Poet Laureate

Check this site after April 15 for news about the next Youth Poet Laureate for school year 2004-2005.



Lynne Viti


Lynne Viti was appointed Westwood’s inaugural poet laureate by the Westwood  Select Board in February 2023, for a term of two years. Viti is a teacher, poet, fiction writer and community advocate for poetry. 

As part of her mission to bring poetry to every corner of Westwood, Lynne Viti produces events that bring poets into the town’s public school classrooms, designs and facilitates poetry workshops for adults, including the ongoing Tuesday Poetry Workshop at the Westwood Library and  programs at the Council on Aging, the annual town-wide Poetry Reading and Open Mic in April, and in collaboration  with teachers and staff, produces a spoken word poetry slam at Westwood High School during April, National Poetry Month.  Viti also recites an original poem at official town occasions such as Memorial Day and Westwood Day.

Photo Credit Richard Howard   

Viti mentors and collaborates on poetry events with  the town’s Inaugural Youth Poet Laureate, a position also established by the Select Board in Spring 2023. This academic year’s Youth Poet Laureate is Lucie Sechler, Westwood Class of 2023. The duo’s major 2024 event, supported by a grant from the Mass. Cultural Council and the Westwood Library, was a Children’s Poetry Festival presented during February school vacation week. The headliner poet was the acclaimed Cuban - American poet Richard Blanco, who read from his memoir and poetry, took questions from the audience, and signed books for attendees.

Poet Richard Blanco with Westwood Poet Laureate Lynne Viti at the Children's Poetry Festival, Westwood Library, February  22, 2024. Photo credit: Darlene Cancell


Viti is the author of four books of poetry, most recently The Walk to Cefalù, from Cornerstone Press. She has published widely in online and print journals and newspapers, and has won prizes in local, national and international competitions, including the Miriam Chaikin Writing Award, the WMOR/Joe Gouveia Outermost Poetry Contest, Fish Publishing Poetry Contest, Glimmer Train Short Fiction Contest, Allen Ginsberg Poetry Contest, and the Tucson Festival of Books Literary Awards. A lecturer emerita in the Writing Program at Wellesley College, she and her family have lived in Westwood since 1991.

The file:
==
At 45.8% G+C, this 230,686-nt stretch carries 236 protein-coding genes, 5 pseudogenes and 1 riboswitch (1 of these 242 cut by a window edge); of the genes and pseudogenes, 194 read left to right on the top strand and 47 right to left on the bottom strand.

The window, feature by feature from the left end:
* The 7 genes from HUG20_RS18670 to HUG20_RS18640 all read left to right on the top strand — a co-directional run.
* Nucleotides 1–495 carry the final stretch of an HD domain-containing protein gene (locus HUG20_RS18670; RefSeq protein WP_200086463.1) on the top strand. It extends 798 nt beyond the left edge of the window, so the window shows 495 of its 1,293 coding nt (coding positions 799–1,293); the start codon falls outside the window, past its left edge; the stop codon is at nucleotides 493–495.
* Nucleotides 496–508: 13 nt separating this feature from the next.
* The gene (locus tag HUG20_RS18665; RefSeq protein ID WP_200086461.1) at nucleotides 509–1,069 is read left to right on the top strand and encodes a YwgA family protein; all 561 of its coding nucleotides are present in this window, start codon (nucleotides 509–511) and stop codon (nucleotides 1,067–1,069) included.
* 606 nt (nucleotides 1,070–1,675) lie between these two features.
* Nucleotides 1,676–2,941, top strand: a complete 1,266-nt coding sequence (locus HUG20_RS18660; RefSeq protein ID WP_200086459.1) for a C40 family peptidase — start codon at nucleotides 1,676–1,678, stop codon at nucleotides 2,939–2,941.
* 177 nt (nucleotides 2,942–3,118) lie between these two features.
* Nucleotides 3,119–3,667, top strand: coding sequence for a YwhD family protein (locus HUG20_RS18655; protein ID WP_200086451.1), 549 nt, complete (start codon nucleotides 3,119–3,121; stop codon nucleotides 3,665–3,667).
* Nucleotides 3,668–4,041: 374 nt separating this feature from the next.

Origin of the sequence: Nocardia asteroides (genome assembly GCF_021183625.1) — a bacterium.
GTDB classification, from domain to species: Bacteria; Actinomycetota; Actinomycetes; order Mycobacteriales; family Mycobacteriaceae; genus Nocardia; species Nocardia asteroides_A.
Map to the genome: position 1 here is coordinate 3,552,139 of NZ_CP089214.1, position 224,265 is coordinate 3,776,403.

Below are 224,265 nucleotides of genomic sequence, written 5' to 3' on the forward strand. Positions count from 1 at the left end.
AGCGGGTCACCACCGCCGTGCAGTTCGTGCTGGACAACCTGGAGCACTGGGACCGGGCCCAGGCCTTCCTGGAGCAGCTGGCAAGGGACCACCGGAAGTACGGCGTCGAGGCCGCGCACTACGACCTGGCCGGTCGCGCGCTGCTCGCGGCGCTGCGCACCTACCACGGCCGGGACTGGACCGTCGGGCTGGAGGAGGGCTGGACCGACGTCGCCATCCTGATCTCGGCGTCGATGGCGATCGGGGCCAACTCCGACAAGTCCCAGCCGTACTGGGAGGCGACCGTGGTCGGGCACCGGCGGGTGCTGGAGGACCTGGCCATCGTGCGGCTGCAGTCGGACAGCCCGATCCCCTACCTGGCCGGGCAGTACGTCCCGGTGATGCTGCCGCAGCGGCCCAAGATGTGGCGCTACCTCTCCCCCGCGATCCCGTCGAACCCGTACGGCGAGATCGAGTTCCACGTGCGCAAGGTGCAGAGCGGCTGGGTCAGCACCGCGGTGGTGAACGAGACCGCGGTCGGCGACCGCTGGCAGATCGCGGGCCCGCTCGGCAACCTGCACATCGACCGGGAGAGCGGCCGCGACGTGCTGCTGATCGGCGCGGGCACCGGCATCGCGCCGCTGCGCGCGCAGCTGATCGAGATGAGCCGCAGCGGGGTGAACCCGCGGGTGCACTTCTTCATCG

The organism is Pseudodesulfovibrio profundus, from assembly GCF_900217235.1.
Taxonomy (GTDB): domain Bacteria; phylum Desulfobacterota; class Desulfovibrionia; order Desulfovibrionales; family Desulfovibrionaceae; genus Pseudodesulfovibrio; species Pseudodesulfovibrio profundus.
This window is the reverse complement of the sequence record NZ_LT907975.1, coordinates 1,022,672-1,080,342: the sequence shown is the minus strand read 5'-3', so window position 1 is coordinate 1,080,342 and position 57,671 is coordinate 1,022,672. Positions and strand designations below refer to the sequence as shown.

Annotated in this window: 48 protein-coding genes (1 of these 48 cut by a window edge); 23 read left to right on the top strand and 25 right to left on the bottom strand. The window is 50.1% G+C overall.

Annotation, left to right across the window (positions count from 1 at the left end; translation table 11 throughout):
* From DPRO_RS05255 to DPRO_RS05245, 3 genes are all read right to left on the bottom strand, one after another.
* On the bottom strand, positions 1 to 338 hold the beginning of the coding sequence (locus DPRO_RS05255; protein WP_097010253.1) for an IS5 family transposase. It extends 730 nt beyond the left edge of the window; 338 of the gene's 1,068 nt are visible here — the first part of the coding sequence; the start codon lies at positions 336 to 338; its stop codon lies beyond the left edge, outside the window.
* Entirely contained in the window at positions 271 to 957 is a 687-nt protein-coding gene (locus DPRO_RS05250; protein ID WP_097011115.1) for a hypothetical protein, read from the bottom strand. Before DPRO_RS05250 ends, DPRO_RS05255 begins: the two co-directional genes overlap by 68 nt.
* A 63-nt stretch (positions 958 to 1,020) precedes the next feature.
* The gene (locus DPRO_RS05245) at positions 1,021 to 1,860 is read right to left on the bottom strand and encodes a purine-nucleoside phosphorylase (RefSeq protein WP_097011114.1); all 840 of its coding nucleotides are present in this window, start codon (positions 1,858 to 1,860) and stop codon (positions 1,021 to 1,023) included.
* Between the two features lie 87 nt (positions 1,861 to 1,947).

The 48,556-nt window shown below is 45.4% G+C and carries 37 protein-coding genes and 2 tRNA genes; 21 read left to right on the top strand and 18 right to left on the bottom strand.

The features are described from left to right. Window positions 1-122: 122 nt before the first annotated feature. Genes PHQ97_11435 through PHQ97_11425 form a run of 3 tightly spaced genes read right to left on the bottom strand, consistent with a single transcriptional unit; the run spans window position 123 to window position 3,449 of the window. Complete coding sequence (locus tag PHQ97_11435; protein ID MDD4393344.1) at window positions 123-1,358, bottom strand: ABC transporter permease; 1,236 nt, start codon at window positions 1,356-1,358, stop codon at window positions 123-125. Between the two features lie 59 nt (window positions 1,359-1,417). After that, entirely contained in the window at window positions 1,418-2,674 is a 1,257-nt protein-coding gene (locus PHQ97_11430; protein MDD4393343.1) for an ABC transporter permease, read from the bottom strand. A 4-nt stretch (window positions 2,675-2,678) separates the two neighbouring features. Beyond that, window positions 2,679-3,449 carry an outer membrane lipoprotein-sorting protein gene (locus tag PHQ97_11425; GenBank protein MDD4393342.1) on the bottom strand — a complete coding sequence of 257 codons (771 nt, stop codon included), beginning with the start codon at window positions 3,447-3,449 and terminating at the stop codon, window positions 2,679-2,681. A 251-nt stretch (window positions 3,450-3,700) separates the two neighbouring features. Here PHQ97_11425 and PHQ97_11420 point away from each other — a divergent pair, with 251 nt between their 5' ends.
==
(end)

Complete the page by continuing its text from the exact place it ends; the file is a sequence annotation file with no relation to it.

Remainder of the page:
The Poet Laureate and the Youth Poet Laureate positions are sponsored by a gift from the  Westwood Public Library's 21st Century Fund. The Westwood Cultural Council and the Massachusetts Cultural Council have also granted funding for programs and initiatives facilitated by the Poet Laureate. 


Visit Lynne's Blog

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May will be Westwood inaugural Youth poet Laureate Lucie Sechler's last month of service, and this is her final poem of the month for her term.
In the poem, the speaker looks ahead to what attending college in Dublin, Ireland might be like, and how she might welcome friends who visit her there.
Thanks to Lucie for her poems, her work in producing the Children's Festival of Poetry last February, and her enthusiasm for   spreading poetry in Westwood.
--Lynne Viti, Westwood Poet Laureate.


*If your library, church, community center, high school college alumnae/i group, or book club would like to book a poetry reading and book signing event, contact me at lviti@wellesley.edu for information. I’d be delighted to come and read and do a Q &A for you!